In addition, the prosecutor will not take the name of Imad Mughniyeh, the assassinated Hezbollah military leader, off the amended indictment because linking him to the accused is deliberate and is not restricted to the family relationship that connects him to Mustafa Badreddine - one of the four accused men.

As for setting the trial date, the prosecutor’s representatives, Ian Morley and Gregory Townsend, said during a meeting held recently in The Hague that the prosecution will be ready to start the trial at the end of this year.

Defense lawyers, Eugene O’Sullivan, Emile Aoun, Antoine Korkmaz, Vincent Courcelle-Labrousse, David Young and Guénaël Mettraux told Judge Daniel Francine that they will not be ready to present their arguments until they are done with their investigations to counter the prosecution’s investigations. They stressed that the investigations could not be finalized before the fall of 2013 due to the difficulties associated with their inability to communicate with the people they are defending.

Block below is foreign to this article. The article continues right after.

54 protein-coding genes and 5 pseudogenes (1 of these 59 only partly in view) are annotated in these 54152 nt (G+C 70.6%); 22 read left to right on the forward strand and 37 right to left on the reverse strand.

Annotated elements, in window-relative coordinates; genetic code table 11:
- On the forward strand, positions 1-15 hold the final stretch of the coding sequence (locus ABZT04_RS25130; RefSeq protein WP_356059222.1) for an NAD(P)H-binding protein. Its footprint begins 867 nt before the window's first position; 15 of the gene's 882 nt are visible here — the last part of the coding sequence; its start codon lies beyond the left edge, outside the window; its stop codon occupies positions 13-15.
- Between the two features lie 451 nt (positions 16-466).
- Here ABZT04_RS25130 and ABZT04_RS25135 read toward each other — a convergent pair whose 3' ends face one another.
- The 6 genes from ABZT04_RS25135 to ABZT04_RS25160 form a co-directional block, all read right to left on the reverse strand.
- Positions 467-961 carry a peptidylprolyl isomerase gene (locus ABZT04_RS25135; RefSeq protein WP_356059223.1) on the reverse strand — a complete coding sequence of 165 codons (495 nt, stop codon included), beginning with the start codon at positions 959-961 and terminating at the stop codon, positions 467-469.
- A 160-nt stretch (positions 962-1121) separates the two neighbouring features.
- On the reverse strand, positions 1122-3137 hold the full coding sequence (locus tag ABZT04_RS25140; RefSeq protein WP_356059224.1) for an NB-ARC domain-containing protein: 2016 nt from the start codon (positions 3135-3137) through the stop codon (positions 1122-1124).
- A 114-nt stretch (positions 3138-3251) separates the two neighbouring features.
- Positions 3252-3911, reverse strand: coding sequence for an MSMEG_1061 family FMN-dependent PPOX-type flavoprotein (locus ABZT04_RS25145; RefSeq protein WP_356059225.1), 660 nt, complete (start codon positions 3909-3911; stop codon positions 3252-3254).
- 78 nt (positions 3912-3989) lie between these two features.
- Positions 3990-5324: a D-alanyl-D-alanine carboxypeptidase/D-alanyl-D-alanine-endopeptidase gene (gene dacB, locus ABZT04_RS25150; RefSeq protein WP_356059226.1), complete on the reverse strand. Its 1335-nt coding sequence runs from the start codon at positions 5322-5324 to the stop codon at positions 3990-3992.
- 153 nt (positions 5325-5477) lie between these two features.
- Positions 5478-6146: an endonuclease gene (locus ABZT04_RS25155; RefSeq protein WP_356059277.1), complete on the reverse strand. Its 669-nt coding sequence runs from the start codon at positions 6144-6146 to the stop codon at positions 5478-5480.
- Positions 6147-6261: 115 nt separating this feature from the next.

STL spokesperson Martin Yousef yesterday mocked everyone who has criticized the tribunal, accusing parties he did not name of “impeding its work.” He said that he “wishes the trial would begin... in 2012,” pointing out that “the pre-trial judge is the only one who can decide on this matter.”

Yousef, who is currently visiting Lebanon, talked about measures to arrest those accused in the case. He pointed out that “on the 19th of every month, the [Lebanese] attorney general has to make a statement about the state of the accused, but Lebanon has an obligation to search for and arrest those wanted.”

When asked about Lebanon’s contribution towards funding the tribunal, which Lebanese Prime Minister Mikati had paid from outside the draft state budget, he said: “Prime Minister Mikati represents the government and as far as we are concerned this means that the funding came from the government.”